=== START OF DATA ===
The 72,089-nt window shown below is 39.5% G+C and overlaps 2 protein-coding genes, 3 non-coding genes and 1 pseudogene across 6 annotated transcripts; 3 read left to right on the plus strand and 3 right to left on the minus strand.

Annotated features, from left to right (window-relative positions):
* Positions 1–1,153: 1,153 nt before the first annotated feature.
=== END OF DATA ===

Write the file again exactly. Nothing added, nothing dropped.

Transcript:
The 72,089-nt window shown below is 39.5% G+C and overlaps 2 protein-coding genes, 3 non-coding genes and 1 pseudogene across 6 annotated transcripts; 3 read left to right on the plus strand and 3 right to left on the minus strand.

Annotated features, from left to right (window-relative positions):
* Positions 1–1,153: 1,153 nt before the first annotated feature.